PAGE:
SNOQUALMIE, Wash. -- A local high school is having its own draft of sorts, and it's making a lot of people uncomfortable.
Boys at Mount Si High School rolled out their own online 'Hot or Not' contest of girls at the school -- it's called May Madness.
Some girls are fighting back, saying their names don't belong in brackets.
It's become an annual tradition at Mount Si that girls say just won't go away.
"Yeah, I vote. I just don't really care," said senior James Fleisch. "They are saying they are objectifying women or that it's sexist, but for me it doesn't have anything to do with sex."
It's essentially a bracket on a private Twitter page followed by more than 100 students.
They rate their classmates -- girls like Nicole Wood.
"It's unfair in so many ways," she said, adding that it's impossible to escape it when it's all over social media. "The more you try to stay above it, the harder it becomes to keep yourself out of it. It's almost worse not knowing if you're in it or if you're not."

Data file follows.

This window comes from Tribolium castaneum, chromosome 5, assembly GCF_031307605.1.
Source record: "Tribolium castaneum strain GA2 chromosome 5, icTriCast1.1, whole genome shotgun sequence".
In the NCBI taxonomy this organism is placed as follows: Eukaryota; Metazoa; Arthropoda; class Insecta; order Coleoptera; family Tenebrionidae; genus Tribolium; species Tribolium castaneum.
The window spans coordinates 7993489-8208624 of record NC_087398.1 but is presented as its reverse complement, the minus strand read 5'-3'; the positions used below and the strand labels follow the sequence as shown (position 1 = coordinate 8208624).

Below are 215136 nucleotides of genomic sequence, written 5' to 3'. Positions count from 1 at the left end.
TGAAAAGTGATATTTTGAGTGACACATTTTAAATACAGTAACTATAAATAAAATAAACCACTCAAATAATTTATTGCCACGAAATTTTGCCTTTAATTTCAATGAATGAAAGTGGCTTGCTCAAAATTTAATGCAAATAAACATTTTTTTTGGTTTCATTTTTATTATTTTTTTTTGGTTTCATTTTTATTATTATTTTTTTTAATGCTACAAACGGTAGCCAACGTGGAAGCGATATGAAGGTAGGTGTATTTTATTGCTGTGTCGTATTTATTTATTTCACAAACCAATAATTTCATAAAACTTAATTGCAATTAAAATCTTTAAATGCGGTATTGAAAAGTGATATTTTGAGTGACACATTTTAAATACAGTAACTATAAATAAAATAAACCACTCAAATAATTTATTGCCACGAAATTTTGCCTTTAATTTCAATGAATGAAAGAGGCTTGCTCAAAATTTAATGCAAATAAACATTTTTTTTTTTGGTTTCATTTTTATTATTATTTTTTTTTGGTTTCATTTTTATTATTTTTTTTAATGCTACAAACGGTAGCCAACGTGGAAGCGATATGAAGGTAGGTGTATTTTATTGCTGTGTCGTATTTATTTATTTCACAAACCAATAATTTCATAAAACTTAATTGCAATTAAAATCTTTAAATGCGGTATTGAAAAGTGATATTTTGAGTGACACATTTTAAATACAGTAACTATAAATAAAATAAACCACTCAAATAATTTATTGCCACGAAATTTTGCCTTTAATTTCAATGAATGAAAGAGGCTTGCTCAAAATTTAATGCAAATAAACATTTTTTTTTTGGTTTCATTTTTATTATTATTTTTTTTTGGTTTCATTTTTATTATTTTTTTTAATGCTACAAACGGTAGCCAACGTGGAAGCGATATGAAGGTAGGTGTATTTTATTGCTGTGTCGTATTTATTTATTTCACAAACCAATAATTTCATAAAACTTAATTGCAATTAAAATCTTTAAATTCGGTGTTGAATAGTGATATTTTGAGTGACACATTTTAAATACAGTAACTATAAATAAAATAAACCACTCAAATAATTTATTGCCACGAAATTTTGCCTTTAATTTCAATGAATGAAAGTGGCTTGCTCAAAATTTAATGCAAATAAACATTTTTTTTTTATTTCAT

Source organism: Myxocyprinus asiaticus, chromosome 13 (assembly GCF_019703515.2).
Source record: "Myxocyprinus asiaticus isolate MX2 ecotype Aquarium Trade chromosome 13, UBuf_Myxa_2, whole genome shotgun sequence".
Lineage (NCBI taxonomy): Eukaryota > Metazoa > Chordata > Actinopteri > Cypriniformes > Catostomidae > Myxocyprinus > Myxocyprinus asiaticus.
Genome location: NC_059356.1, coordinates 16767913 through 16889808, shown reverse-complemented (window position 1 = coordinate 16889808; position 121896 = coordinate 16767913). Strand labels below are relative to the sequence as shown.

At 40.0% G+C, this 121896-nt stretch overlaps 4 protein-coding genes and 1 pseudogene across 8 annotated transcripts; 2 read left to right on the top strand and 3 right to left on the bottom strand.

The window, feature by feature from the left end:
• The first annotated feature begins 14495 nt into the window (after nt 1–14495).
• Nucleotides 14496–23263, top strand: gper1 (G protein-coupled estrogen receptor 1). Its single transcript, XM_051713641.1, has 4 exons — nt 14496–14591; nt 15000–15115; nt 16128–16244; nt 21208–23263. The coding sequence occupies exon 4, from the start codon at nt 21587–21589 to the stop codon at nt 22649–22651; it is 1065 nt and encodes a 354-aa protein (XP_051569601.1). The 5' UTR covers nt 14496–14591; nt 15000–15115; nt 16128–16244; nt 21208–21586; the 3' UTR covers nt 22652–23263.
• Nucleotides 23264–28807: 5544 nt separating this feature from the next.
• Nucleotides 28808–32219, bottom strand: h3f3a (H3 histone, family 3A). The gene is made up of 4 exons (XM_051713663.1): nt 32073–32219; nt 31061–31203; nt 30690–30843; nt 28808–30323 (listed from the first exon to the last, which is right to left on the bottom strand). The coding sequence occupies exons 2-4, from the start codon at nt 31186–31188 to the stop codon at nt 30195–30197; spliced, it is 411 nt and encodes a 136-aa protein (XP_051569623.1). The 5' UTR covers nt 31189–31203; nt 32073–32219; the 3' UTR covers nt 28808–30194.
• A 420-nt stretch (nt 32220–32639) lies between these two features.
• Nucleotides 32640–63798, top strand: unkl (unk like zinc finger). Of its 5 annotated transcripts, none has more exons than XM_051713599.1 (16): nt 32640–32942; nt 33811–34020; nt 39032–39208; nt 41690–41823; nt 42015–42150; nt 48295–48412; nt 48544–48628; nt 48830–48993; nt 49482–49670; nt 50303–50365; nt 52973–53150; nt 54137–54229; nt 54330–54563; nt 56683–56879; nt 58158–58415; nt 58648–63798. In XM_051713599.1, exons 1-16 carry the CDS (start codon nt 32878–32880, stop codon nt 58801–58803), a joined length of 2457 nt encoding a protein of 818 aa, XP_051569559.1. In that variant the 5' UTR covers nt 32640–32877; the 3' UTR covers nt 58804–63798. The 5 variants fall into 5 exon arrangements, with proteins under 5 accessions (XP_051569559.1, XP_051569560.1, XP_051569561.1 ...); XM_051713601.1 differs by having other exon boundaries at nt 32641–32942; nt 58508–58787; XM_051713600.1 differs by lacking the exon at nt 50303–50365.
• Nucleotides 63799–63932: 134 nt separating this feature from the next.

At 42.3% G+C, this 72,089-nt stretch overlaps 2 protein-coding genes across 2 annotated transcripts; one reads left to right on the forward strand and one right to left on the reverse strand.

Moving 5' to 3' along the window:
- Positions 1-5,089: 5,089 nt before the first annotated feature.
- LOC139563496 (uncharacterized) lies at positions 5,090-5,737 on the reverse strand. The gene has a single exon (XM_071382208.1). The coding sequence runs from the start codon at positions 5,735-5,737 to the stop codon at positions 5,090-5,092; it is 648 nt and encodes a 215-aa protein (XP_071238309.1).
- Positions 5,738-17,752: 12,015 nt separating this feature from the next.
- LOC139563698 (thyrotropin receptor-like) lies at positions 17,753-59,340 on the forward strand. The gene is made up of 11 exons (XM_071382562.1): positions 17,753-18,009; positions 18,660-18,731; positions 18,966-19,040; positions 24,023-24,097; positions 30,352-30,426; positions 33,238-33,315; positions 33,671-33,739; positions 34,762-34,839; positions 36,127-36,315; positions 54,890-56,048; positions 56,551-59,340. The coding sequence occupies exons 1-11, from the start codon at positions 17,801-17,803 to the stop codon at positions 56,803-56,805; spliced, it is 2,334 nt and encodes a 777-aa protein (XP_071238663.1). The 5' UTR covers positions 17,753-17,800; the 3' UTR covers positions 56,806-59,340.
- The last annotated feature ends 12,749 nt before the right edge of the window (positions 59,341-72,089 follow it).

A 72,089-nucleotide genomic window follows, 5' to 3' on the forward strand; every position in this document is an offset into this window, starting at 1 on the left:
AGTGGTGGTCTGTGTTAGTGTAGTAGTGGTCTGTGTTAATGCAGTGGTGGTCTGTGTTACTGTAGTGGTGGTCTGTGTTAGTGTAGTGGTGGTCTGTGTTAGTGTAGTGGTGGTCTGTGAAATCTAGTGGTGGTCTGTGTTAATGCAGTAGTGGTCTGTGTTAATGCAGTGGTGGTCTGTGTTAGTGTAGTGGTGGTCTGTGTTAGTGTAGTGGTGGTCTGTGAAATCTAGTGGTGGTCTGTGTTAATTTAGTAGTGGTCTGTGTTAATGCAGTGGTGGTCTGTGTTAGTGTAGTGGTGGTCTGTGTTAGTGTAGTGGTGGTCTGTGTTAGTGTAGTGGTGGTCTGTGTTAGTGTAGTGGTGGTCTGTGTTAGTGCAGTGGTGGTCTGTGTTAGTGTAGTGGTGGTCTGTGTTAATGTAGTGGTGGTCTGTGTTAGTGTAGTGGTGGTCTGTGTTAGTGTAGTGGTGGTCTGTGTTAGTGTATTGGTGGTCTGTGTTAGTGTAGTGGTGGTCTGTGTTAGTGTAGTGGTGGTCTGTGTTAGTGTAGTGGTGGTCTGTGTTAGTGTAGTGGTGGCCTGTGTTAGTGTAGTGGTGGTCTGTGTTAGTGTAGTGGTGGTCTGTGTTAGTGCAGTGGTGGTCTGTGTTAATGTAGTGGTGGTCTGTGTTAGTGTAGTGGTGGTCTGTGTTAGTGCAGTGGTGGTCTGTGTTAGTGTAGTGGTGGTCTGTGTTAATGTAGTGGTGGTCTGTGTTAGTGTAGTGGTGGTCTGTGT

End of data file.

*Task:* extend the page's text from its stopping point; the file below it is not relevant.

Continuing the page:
"Any way around it, it seems like somebody ends up getting their feelings hurt," parent Danna McCall said, adding that bother her daughters have been subjected to the scrutiny.
"Everybody likes to be told they're pretty, but to be voted on it -- and the fact that these girls can't put their name in or out, they just get picked."
Nicole and her friends say it feels more like getting picked on.
"Brackets shouldn't be filled with girls' names," Nicole said.
So some girls are fighting back with their own campaign, including T-shirts.
"The front (of the T-shirt) is an empty bracket, and the back says, Be Above the Madness," Nicole said.
Student Hannah Rovito is also against the bracket, saying the boys "don't understand what effect this has on girls."
"Nore steps need to be taken to shut this down and make the boys realize what consequences are going to happen," she said.
Mount Si High School said the Facebook site has been removed and they are working to shut down the Twitter page, too -- but there are challenges when it comes to monitoring and policing social media.
The school said officials have reached out to as many parents as possible about respecting one another.